When we stack floating elements next to each other, we have to clear the floating properly after the last element in the row. We do that using CSS' clear. Add a new class selector into your CSS:

.clear {
    clear: both;

The "both" value means that we want to stop floating from both sides. We could also set the value to "left" or "right".

Now let's move to the HTML and add a <div> element with a "clear" class after the <section>. This element stops the wrapping process:

<div class="clear"></div>

The result is as expected:

Floating left in HTML and CSS - Make Your First Website, Step by Step!

Keep in mind that in the article, there are <header> and <section> elements which both have their width specified and the float set to "left", so they are stacked next to each other. There is also a <div> after the last one, which stops the floating.

The <div> doesn't have any meaning in HTML and is only used for styling. It's block element. In older versions of HTML, divs were used for defining headers, footers, articles, etc. HTML 5 tags didn't exist back in those days. Another similar element is the <span> element, which doesn't carry any meaning and is what is known as "inline". is often used to style text, like this:

<p>I like the <span class="violet">violet</span> color.</p>

If we set the color violet to the "violet" class in the CSS file of the example above, the word "violet" would actually be violet. Even though you probably get it by now, I'll go over it once more just to be sure. It would be absolutely inappropriate to use <span> to mark text as bold because it would not add any meaning to the text and would only style it visually. For that reason, divs and spans are used minimally and in moderation.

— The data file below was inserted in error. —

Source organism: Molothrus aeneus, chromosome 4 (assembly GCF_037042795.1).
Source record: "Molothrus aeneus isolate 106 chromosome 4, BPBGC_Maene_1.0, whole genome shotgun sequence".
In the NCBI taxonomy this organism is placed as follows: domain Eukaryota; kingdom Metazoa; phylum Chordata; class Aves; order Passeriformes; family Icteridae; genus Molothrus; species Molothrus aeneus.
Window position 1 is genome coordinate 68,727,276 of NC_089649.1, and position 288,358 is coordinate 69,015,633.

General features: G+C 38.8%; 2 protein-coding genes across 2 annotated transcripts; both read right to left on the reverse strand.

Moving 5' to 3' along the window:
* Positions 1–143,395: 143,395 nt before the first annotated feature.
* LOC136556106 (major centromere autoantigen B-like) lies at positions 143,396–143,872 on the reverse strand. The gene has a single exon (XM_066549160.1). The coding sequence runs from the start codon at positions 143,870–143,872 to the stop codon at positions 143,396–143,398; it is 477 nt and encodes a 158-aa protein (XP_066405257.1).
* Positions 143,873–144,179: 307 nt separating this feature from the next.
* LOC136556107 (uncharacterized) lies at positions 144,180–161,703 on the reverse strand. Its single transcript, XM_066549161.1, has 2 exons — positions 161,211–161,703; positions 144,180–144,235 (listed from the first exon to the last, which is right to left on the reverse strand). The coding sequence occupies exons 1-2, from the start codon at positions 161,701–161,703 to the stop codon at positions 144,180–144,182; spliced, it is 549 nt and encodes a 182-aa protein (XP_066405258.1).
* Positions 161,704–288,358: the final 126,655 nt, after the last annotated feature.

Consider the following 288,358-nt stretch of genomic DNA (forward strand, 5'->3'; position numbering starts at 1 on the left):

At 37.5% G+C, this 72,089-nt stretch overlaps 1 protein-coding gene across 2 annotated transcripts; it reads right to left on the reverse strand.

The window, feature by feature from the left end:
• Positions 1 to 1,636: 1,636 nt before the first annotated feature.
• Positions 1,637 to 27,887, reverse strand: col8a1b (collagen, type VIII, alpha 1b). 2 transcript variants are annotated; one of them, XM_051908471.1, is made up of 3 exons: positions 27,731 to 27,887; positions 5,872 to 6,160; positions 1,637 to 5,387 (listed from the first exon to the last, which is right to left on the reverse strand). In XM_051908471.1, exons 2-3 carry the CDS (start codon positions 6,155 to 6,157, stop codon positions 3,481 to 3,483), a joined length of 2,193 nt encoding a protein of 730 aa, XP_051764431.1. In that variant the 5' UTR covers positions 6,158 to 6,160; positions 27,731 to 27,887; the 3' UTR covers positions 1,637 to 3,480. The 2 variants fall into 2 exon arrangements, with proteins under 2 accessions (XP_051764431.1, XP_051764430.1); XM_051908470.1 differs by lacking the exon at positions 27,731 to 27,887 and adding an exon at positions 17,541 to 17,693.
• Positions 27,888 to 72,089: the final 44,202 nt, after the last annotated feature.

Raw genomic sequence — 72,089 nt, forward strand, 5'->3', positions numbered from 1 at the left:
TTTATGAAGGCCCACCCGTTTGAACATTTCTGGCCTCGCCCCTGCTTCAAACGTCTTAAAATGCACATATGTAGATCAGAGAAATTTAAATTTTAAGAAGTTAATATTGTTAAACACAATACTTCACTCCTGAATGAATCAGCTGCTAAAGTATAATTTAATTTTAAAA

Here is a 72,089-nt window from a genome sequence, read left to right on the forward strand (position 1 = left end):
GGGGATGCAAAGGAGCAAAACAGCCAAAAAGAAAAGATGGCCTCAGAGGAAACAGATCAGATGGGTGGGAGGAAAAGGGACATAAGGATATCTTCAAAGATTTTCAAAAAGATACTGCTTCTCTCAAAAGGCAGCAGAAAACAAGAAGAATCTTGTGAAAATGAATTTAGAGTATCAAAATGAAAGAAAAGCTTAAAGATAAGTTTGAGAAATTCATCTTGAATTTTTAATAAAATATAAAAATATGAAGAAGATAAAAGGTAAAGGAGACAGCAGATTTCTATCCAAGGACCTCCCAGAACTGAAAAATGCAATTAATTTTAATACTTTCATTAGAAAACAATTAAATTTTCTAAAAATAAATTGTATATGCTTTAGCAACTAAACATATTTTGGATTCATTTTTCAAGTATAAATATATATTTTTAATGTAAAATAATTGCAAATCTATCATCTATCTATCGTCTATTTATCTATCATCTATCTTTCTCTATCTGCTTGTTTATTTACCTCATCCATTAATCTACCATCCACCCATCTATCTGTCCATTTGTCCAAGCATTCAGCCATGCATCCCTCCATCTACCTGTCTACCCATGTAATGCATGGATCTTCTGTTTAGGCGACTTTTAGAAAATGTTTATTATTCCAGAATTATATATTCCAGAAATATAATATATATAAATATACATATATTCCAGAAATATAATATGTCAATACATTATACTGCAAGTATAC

Wrapping contents around

Let's go a bit deeper into the float property, which can do several more things.

If we had other non-floating contents around floating elements, for example, a text around a floating image, the text would wrap around the image. I'm sure you are familiar with this sort of behavior from MS Word.

We have an image like that on our website, and we just so happen to have it in a separate paragraph. Let's say we want it to be inserted into the text. Add it to the paragraph: ,

<p><img src="images/avatar.png" alt="HoBi the programmer" />My name is Jack Bittner and I'm 20 years old...

The image will be added into a line:

Float left in HTML and CSS - Make Your First Website, Step by Step!

Now let's define a "left" CSS class selector, which makes any element that belongs to that class float left:

.left {
    float: left;

Now, add the "left" class to the image:

<img src="images/avatar.png" alt="HoBi the programmer" class="left" />

Here's what it should look like now:

Float left in HTML and CSS - Make Your First Website, Step by Step!

As you can see, the non-floating contents (text) wrap over our floating image, which is aligned on the left. Once again, let's stop the wrapping process using a <div> with the "clear" class. This time, let's do it somewhere in between the paragraphs:

...I play sports.</p>
<div class="clear"></div>
<p>My main hobby is...

Wrapping ended right before the last paragraph, which made the last paragraph show up on a separate line:

Float left in HTML and CSS - Make Your First Website, Step by Step!

You are now capable of wrapping contents around images and other elements, as well as stacking elements under each other. Now, put the image back in the separate paragraph, it looked better that way. However, you may need wrapping one day, and now you know how. The code we worked on today is available for download below, as always. In the next lesson, Border, shadow and the boxmodel in CSS, we'll go over the box model and finish the article area.